They came upon a clearing in the wood where a tournament of knights might have been held. Ranged on two sides were rows of larches, and forward, fit to plume a dais, a clump of tall firs stood with a flowing silver fir to right and left, and the white stems of the birch-tree shining from among them. This fair woodland court had three broad oaks, as for gateways; and the moon was above it. Moss and the frosted brown fern were its flooring.
Emilia said eagerly, “This way,” and ran under one of the oaks. She turned to Tracy following: “There is no doubt of it.” Her hand was lying softly on her throat.
“Your voice?” Tracy divined her.
She nodded, but frowned lovingly at the shout he raised, and he understood that there was haply some plot to be worked out. The open space was quite luminous in the middle of those three deep walls of shadow. Emilia enjoined him to rest where he was, and wait for her on that spot like a faithful sentinel, whatsoever ensued. Coaxing his promise, she entered the square of white light alone. Presently she stood upon a low mound, so that her whole figure was distinct, while the moon made her features visible.
Expectancy sharpened the stillness to Tracy’s ears. A nightingale began the charm. He was answered by another. Many were soon in song, till even the pauses were sweet with them. Tracy had the thought that they were calling for Emilia to commence; that it was nature preluding the divine human voice, weaving her spell for it. He was seized by a thirst to hear the adorable girl, who stood there patiently, with her face lifted soft in moonlight. And then the blood thrilled along his veins, as if one more than mortal had touched him. It seemed to him long before he knew that Emilia’s voice was in the air.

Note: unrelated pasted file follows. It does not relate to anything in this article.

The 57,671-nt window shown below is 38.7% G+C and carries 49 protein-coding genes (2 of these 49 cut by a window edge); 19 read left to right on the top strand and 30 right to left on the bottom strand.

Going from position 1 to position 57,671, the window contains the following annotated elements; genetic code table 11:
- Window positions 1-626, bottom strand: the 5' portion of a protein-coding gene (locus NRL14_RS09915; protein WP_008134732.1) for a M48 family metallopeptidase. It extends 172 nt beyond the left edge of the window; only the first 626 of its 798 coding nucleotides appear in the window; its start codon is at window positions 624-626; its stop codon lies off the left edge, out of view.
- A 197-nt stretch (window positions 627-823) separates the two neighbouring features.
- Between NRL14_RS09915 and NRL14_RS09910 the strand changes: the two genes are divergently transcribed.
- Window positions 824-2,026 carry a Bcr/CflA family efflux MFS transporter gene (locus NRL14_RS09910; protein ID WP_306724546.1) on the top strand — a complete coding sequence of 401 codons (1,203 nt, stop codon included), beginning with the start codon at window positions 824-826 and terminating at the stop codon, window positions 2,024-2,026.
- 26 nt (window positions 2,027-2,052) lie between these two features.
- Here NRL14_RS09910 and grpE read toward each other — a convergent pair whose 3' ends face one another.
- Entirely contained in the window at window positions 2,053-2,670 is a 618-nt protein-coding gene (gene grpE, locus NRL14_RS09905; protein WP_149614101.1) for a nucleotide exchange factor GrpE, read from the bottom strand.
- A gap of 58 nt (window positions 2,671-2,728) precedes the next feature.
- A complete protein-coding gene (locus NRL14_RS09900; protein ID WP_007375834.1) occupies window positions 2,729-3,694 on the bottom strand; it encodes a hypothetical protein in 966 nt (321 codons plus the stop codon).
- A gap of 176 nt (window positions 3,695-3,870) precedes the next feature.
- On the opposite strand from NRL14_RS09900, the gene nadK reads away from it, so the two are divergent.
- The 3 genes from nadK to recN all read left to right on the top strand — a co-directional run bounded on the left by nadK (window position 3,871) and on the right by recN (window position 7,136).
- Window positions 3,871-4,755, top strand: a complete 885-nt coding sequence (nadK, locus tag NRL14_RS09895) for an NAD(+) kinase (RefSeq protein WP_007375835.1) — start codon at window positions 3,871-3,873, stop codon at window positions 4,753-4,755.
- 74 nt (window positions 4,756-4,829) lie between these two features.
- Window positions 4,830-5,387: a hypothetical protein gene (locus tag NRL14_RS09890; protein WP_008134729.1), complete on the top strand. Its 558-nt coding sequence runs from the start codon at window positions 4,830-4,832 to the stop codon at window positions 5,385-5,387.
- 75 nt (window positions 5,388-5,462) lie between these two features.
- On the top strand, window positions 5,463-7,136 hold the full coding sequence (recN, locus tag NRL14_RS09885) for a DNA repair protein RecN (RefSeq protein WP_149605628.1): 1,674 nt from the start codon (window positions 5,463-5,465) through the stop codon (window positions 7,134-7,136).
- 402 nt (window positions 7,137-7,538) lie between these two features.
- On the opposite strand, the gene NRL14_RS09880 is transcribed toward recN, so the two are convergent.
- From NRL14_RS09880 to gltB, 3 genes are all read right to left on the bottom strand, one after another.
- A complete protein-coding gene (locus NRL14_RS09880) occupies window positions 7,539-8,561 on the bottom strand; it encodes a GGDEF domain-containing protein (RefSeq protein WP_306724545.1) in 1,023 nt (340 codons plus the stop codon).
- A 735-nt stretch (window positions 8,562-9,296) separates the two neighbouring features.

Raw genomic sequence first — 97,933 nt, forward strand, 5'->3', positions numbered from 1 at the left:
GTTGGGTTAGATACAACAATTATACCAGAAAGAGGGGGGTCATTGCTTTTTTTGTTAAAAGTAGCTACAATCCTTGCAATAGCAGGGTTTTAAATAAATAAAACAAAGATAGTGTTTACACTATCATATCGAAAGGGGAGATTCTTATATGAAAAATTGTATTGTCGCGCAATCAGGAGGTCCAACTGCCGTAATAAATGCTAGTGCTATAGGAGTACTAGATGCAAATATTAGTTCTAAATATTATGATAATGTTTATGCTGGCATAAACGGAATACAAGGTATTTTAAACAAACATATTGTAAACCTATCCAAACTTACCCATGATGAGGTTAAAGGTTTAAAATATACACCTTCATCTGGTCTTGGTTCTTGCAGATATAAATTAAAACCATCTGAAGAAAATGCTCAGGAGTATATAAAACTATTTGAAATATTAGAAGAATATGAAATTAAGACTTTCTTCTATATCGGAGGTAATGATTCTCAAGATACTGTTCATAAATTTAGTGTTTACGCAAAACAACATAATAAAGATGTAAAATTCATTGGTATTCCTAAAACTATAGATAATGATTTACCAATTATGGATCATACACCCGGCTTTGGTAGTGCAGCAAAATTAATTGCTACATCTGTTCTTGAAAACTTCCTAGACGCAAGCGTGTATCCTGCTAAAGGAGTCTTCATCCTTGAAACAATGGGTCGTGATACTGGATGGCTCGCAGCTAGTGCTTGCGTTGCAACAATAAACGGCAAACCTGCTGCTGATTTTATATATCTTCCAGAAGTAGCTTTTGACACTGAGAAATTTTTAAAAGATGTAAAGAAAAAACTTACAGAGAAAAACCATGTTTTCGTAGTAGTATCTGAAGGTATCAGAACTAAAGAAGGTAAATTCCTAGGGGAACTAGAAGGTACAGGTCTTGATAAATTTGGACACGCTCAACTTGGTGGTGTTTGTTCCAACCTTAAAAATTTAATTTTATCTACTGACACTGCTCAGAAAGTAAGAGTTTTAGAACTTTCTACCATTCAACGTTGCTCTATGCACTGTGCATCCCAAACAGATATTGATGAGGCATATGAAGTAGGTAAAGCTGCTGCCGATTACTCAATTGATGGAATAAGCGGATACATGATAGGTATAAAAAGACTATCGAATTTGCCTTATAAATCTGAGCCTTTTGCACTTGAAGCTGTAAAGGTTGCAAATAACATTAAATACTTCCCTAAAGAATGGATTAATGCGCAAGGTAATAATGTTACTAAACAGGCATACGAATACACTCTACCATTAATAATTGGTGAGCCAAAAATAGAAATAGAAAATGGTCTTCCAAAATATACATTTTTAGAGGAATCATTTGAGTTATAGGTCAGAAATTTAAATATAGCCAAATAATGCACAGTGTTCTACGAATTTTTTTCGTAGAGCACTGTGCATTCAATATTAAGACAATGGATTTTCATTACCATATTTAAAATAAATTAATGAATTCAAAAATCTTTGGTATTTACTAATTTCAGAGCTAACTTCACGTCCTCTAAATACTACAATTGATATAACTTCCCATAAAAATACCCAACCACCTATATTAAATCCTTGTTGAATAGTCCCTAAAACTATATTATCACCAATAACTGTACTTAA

In such a place, at such a time, there is no wizardry like a woman’s voice. Emilia had gained in force and fulness. She sang with a stately fervour, letting the notes flow from her breast, while both her arms hung loose, and not a gesture escaped her. Tracy’s fiery imagination set him throbbing, as to the voice of the verified spirit of the place. He heard nothing but Emilia, and scarce felt that it was she, or that tears were on his eyelids, till her voice sank richly, deep into the bosom of the woods. Then the stillness, like one folding up a precious jewel, seemed to pant audibly.
“She’s not alone!” This was human speech at his elbow, uttered in some stupefied amazement. In an extremity of wrath, Tracy turned about to curse the intruder, and discerned Wilfrid, eagerly bent forward on the other side of the oak by which he leaned. Advancing toward Emilia, two figures were seen. Mr. Pericles in his bearskin was easily to be distinguished. His companion was Laura Tinley. The Greek moved at rapid strides, and coming near upon Emilia, raised his hands as in exclamation. At once he disencumbered his shoulders of the enormous wrapper, held it aloft imperiously, and by main force extinguished Emilia. Laura’s shrill laugh resounded.